Angry OAPs booed and slow handclapped new Pensions Minister Stephen Timms during his speech to the 13th annual pensioners' parliament in Blackpool.
Stephen Timms said Labour had improved pensions
The minister, appointed after the general election, had to pause his address to the event attended by about 2,000 pensioners from across the UK.
A National Pensioners Convention (NPC) report this week said one in five OAPs lived below the poverty line.
Mr Timms said they received £1,500 more a year on average than in 1997.
The state pension currently stands at £82.05 for a single person and £131.20 for a couple, with the average annual income to pensioner households £12,400.
The government had also introduced benefits including free TV licences and winter fuel allowances, Mr Timms said.
The NPC's "Age Audit", based on government figures, reported that one in five pensioners living below the poverty line represented no improvement on when Labour came to power eight years ago.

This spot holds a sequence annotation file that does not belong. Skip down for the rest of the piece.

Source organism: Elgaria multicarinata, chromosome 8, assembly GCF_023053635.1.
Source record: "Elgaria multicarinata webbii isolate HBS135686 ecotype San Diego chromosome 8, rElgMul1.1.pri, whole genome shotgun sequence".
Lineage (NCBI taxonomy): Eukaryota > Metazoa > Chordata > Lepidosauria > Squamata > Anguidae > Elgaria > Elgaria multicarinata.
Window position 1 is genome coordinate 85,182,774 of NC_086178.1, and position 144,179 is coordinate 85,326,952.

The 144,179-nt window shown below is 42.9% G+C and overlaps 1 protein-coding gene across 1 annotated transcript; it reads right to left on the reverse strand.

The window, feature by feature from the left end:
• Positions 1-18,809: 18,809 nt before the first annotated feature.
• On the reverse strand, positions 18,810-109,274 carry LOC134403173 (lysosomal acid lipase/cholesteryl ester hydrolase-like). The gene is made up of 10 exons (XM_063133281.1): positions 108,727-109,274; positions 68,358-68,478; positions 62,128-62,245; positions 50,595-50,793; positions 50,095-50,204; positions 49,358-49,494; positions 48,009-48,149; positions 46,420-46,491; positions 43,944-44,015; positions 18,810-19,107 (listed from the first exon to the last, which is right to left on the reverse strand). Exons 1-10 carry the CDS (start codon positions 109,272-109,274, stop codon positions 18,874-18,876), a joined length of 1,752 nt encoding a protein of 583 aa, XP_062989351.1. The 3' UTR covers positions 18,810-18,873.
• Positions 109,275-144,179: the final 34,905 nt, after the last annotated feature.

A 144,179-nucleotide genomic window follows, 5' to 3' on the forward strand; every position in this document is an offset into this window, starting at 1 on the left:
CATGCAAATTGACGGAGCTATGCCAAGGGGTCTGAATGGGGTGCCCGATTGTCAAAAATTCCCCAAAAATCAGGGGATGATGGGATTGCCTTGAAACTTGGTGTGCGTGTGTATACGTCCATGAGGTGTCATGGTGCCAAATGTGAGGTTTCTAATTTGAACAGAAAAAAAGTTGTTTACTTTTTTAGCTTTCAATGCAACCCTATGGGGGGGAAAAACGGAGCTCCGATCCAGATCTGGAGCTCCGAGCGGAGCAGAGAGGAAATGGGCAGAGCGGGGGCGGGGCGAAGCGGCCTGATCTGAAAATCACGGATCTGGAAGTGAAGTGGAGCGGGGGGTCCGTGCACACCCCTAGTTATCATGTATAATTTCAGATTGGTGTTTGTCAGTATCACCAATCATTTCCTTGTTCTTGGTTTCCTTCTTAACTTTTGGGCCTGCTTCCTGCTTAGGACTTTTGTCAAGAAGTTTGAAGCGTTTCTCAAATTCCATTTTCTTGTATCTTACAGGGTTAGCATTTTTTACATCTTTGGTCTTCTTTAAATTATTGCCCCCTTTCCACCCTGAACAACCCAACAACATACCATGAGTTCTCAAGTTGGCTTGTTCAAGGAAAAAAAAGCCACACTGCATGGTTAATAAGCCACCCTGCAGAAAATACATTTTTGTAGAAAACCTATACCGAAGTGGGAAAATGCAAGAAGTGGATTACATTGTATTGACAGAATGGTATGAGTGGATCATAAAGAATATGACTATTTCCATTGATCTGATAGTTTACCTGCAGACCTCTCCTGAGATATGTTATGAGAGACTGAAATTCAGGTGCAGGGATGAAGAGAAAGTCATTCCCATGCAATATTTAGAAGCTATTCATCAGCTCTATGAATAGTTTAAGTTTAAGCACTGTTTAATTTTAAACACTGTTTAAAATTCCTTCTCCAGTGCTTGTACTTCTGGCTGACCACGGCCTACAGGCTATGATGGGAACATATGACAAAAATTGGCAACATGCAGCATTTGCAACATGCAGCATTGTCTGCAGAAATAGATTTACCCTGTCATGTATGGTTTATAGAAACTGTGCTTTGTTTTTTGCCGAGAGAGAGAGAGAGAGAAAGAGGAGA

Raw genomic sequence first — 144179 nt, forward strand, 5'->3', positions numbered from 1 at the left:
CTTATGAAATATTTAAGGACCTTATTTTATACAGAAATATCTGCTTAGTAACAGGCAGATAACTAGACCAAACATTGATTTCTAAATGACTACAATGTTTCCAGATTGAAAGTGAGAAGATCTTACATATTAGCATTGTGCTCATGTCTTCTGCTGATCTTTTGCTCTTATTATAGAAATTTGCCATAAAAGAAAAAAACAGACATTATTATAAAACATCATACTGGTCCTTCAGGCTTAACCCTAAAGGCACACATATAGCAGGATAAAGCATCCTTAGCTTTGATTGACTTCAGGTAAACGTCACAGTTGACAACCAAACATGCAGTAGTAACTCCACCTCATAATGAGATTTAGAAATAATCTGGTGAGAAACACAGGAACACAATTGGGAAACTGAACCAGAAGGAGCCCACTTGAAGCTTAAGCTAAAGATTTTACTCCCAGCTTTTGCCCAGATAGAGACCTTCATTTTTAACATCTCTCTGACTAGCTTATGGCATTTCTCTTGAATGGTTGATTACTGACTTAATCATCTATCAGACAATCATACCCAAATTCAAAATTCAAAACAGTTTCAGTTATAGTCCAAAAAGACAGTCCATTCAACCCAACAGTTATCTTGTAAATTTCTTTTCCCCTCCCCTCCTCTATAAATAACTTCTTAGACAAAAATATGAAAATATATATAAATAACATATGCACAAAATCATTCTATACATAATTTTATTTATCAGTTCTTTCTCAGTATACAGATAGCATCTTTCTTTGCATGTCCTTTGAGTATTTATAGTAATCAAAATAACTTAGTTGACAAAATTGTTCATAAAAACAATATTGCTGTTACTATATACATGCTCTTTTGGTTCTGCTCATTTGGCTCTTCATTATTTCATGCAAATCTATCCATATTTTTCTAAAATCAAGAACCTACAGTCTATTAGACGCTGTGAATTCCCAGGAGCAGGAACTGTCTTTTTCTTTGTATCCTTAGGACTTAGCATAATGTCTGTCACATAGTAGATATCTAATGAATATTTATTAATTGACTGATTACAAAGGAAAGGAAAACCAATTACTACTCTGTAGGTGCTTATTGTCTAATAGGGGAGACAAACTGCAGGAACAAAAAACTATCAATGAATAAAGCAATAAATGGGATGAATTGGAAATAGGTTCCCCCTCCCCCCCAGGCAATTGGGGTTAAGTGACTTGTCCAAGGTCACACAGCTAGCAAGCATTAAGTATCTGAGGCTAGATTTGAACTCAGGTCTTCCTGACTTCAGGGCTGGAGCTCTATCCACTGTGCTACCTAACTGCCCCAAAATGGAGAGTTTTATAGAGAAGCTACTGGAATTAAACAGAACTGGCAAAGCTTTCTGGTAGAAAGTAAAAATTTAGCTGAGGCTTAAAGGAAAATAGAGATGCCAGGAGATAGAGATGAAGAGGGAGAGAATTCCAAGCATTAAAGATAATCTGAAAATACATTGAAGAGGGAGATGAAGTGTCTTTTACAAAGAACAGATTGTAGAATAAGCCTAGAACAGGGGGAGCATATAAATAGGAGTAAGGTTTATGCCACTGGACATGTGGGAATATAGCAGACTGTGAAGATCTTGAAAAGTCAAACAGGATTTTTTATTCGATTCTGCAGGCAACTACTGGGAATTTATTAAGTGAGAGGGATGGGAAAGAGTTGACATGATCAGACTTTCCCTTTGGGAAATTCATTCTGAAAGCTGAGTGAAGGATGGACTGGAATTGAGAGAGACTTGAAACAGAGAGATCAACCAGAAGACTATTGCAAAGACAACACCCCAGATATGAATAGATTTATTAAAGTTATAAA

The report said a further 1.5 million pensioners were malnourished or at serious risk of malnourishment.
The same number said their house was too cold in winter, with 22,000 dying as a result of cold last year, the report said.
The NPC has called for a pensioners' charter guaranteeing a decent income - with the state pension linked to average earnings - and a warm and comfortable home.
Mr Timms said in his speech that the government could not restore the link between average earnings and the state pension because it might not be sustainable.
The challenge of the UK's ageing population was how to provide reasonable pensions without taxing the working population too heavily, he said.
The government has set up a Pensions Commission, due to report later this year.
The three-day pensioners' parliament is also due to discuss healthcare, council tax and transport.